So they bought it in January of this year. They also packed their belongings to move from Illinois to Otsego County, where they bought a house in the Cherry Valley / Roseboom area, and are working feverishly on the Inn as they target a late March or early April opening for the reimagined landmark.
“We were looking for something we could afford and this is perfect,” Ms. Wifnosky said. “It’s gorgeous here. The pandemic changed everything we were used to. Our lives changed and we had to change.”
The couple has an interesting and varied background, with both in the information technology consulting business. They lived in New York’s Capital District, moved to Las Vegas, then to Illinois, and now to Milford.
“We have history in the hospitality arena as well, and The Elm Inn will let us complete our dream,” Ms. Wifnosky said. With a home that sits on 55 acres, she said the couple will cultivate the land for wine, a job she calls their “passion.”
MILFORD – Robert O. Schorf, know as “Bob” to many was a long-time resident of Milford and passed away unexpectedly Sunday afternoon, February 6, 2022, at his home in Milford. He was 74.
Raised on Long Island, he was born January 26, 1948, in Port Jefferson the son of Oscar and Elizabeth Schorf. After graduating from Newfield High School in Centereach, he attended Suffolk County Community College.
Bob was a member of the New Village Congregational Church of Lake Grove and on January 27, 1968, Bob and Donna Varney were united in marriage. They resided on Long Island until moving to Milford in 1973.
Bob was employed at Stony Brook University and at SUNY Oneonta as a Technical Specialist in the Instructional Resources Center (IRC). In his retirement he was active in the community, serving as Town Councilman and as chairman of the Board of Assessment Review for the Town of Milford.
Bob will be remembered for always helping someone in need and putting others first.
Oh sweet child, I watch as you tell people I am gone. I know it’s your delicate way of saying I have died but what you don’t realize is that your statement couldn’t be further from the truth. While it seems this way, I promise you I am not gone. Pieces of me drifted to eternity but the most meaningful pieces of who I was and who I am are right inside of you, without the possibility of ever going anywhere.
GREENWICH – Kathleen A. Stiefel, formerly of Milford, passed away Tuesday, January 11, 2022, following a courageous and hard fought battle against cancer at the home she shared with her daughter in Greenwich. She was 71.
Born Kathleen Anne Powers on born May 16, 1950, in Cooperstown, she was the oldest of nine children of James Frederick Powers and Nina Mary (Jenks) Powers. She was a graduate of Milford High School and attended Hartwick College and SUNY Delhi.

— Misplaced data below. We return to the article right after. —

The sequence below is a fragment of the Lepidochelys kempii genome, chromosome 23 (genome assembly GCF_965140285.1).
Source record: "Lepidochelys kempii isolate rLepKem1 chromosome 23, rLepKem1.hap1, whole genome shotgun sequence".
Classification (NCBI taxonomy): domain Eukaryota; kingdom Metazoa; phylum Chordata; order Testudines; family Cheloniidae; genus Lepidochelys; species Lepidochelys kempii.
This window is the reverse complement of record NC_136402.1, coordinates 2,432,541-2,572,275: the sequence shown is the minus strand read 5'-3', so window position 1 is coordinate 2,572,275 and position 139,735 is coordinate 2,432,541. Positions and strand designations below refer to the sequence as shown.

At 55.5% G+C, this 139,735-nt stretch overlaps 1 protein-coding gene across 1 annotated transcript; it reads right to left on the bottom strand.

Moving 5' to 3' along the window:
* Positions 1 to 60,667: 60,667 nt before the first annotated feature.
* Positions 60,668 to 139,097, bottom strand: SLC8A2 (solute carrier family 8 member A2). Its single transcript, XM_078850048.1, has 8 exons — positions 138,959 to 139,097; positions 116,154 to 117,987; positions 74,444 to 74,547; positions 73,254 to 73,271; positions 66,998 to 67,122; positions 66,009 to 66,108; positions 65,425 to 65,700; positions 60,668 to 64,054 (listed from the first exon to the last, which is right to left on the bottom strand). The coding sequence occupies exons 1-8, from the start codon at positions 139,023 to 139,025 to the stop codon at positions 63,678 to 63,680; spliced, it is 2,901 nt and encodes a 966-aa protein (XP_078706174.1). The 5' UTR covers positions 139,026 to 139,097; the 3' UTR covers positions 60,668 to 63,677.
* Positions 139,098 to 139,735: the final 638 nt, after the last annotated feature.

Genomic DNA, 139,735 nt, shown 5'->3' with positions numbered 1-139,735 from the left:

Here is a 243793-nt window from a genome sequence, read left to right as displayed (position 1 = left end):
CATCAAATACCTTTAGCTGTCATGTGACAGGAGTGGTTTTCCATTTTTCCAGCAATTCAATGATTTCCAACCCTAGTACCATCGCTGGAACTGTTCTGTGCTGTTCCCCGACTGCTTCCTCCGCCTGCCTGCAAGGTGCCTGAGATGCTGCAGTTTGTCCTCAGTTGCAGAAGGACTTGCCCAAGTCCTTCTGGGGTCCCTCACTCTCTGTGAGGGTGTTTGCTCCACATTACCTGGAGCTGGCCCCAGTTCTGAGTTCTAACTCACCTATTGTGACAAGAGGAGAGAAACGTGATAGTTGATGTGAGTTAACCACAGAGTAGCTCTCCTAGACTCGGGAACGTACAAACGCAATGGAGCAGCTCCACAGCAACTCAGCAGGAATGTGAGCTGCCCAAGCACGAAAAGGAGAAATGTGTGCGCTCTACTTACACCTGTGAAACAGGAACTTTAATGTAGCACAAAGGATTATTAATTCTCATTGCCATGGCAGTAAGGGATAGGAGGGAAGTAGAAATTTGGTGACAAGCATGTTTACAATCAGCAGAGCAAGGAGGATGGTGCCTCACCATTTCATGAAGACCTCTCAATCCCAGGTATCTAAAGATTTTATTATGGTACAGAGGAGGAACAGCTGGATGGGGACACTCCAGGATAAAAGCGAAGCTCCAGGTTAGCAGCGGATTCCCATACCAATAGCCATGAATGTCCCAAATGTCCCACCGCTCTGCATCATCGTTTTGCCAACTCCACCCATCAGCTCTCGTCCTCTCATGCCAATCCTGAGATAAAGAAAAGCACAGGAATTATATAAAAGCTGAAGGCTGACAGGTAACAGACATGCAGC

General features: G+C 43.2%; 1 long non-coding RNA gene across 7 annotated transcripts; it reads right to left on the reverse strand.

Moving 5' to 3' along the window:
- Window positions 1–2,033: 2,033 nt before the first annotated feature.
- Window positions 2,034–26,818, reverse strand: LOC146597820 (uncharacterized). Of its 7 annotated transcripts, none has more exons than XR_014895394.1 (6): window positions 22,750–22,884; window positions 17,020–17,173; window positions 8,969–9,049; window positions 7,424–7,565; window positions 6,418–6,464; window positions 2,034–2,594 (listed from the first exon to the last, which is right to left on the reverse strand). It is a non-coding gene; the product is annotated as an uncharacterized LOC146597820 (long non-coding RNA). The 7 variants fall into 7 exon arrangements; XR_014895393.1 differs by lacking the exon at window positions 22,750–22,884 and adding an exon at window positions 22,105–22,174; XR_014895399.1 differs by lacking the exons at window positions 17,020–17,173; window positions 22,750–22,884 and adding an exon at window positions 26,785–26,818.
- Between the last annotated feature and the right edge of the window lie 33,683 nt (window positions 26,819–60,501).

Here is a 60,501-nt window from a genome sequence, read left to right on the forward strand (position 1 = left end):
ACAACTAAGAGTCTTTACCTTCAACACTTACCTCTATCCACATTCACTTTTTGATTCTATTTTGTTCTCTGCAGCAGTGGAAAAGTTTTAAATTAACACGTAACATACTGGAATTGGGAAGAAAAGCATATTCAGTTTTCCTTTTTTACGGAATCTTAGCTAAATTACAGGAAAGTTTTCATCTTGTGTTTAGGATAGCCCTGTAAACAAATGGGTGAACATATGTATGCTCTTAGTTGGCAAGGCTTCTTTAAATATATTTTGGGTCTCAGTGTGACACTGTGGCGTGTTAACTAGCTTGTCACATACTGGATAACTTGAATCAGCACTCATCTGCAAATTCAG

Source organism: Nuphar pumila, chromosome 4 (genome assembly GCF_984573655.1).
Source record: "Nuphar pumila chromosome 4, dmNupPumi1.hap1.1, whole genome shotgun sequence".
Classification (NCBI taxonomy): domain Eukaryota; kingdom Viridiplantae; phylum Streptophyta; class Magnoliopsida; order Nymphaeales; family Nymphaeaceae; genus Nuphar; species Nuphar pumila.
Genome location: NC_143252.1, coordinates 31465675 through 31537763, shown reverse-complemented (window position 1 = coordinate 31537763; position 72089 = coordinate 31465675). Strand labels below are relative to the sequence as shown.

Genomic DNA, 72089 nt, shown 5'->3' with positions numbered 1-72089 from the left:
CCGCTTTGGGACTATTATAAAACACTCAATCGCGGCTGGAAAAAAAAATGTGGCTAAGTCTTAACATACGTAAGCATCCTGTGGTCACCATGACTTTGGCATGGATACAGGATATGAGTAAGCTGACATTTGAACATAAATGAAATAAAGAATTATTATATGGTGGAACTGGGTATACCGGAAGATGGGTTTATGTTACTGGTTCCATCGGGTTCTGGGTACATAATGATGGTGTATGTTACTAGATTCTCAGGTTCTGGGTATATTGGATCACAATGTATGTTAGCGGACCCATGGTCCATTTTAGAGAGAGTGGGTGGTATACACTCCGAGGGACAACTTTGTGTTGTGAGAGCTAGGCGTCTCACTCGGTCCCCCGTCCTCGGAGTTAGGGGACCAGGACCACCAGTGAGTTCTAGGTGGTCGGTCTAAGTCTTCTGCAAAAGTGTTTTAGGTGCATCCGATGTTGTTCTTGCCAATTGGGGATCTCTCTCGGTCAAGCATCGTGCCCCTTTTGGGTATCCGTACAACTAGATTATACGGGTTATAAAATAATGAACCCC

For many years she was employed as a Registered Nurse, and worked at Mary Imogene Bassett Hospital and Focus Rehabilitation and Nursing Center in Cooperstown, Countryside Care Center in Delhi, and most recently at Saratoga Center for Rehab and Skilled Nursing Care in Ballston Spa. She spent most of her days caring for others and tending to her animals more than herself; there was no person or creature she didn’t appreciate.
WINTER WALK – 10 – 11:30 a.m. Enjoy the beauty of winter on this tree ID walk while you stretch your legs, get some fresh air. Dress appropriately for weather on this , bring your own water. Free, registration required. Presented by Otsego County Conservation Association at Robert V. Riddell State Park, Davenport. 607-547-4488 or visit occainfo.org/calendar/winter-walk/
SNOW TUBING – 11 a.m. – 4 p.m. Get outside for some winter fun, gliding down a slope on a snow tube. Weather & staff dependent, call Friday for most up-to-date information. Glimmerglass State Park, 1527 Co. Rd. 51, Cooperstown. 607-547-8662 or visit www.facebook.com/GlimmerglassStatePark/
THEATER – 7:30 p.m. Enjoy theatrical production of ‘Honk Jr.’ as presented by the Starstruck Players youth troop. Cost, $15/adult. Foothills Performing Arts Center, Oneonta. 607-432-1800 or visit www.facebook.com/OrpheusTheatre/
SPRINGFIELD READS – 4 p.m. Bring the kids to listen to community members read stories of kindness. Presented at Springfield Library, 129 Co. Rd. 29A, Springfield. 315-858-5802 or visit libraries.4cls.org/springfield/